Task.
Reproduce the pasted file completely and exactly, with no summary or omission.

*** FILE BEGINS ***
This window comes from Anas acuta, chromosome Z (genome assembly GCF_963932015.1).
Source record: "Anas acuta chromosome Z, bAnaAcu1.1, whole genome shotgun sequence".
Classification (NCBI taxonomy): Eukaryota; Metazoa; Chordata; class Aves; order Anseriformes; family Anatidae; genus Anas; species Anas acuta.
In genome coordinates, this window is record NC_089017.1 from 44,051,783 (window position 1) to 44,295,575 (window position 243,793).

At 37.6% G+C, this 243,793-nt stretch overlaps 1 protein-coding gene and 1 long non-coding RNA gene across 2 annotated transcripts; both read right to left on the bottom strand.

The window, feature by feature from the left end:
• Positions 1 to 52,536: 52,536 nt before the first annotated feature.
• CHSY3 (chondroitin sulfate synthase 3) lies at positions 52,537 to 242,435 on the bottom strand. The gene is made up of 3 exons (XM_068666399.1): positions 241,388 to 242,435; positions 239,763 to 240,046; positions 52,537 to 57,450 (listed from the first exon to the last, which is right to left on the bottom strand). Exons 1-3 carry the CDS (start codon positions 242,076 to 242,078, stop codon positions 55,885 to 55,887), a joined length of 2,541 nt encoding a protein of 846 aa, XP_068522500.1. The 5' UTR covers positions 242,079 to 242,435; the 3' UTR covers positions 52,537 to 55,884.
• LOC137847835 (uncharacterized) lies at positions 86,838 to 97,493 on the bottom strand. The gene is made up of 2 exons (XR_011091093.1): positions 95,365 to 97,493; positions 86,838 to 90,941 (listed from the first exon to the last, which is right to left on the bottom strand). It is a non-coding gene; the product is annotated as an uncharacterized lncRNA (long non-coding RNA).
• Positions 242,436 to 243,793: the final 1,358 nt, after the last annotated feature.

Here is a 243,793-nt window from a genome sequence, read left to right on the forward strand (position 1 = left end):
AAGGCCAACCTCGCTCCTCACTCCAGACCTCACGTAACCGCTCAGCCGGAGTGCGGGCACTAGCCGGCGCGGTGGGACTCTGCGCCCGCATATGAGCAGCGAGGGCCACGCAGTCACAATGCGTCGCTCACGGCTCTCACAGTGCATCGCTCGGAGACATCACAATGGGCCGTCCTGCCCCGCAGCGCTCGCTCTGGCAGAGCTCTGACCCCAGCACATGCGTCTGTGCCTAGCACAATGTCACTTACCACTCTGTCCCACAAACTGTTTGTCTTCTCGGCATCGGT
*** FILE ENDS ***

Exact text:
This window comes from Anas acuta, chromosome Z (genome assembly GCF_963932015.1).
Source record: "Anas acuta chromosome Z, bAnaAcu1.1, whole genome shotgun sequence".
Classification (NCBI taxonomy): Eukaryota; Metazoa; Chordata; class Aves; order Anseriformes; family Anatidae; genus Anas; species Anas acuta.
In genome coordinates, this window is record NC_089017.1 from 44,051,783 (window position 1) to 44,295,575 (window position 243,793).

At 37.6% G+C, this 243,793-nt stretch overlaps 1 protein-coding gene and 1 long non-coding RNA gene across 2 annotated transcripts; both read right to left on the bottom strand.

The window, feature by feature from the left end:
• Positions 1 to 52,536: 52,536 nt before the first annotated feature.
• CHSY3 (chondroitin sulfate synthase 3) lies at positions 52,537 to 242,435 on the bottom strand. The gene is made up of 3 exons (XM_068666399.1): positions 241,388 to 242,435; positions 239,763 to 240,046; positions 52,537 to 57,450 (listed from the first exon to the last, which is right to left on the bottom strand). Exons 1-3 carry the CDS (start codon positions 242,076 to 242,078, stop codon positions 55,885 to 55,887), a joined length of 2,541 nt encoding a protein of 846 aa, XP_068522500.1. The 5' UTR covers positions 242,079 to 242,435; the 3' UTR covers positions 52,537 to 55,884.
• LOC137847835 (uncharacterized) lies at positions 86,838 to 97,493 on the bottom strand. The gene is made up of 2 exons (XR_011091093.1): positions 95,365 to 97,493; positions 86,838 to 90,941 (listed from the first exon to the last, which is right to left on the bottom strand). It is a non-coding gene; the product is annotated as an uncharacterized lncRNA (long non-coding RNA).
• Positions 242,436 to 243,793: the final 1,358 nt, after the last annotated feature.

Here is a 243,793-nt window from a genome sequence, read left to right on the forward strand (position 1 = left end):
AAGGCCAACCTCGCTCCTCACTCCAGACCTCACGTAACCGCTCAGCCGGAGTGCGGGCACTAGCCGGCGCGGTGGGACTCTGCGCCCGCATATGAGCAGCGAGGGCCACGCAGTCACAATGCGTCGCTCACGGCTCTCACAGTGCATCGCTCGGAGACATCACAATGGGCCGTCCTGCCCCGCAGCGCTCGCTCTGGCAGAGCTCTGACCCCAGCACATGCGTCTGTGCCTAGCACAATGTCACTTACCACTCTGTCCCACAAACTGTTTGTCTTCTCGGCATCGGT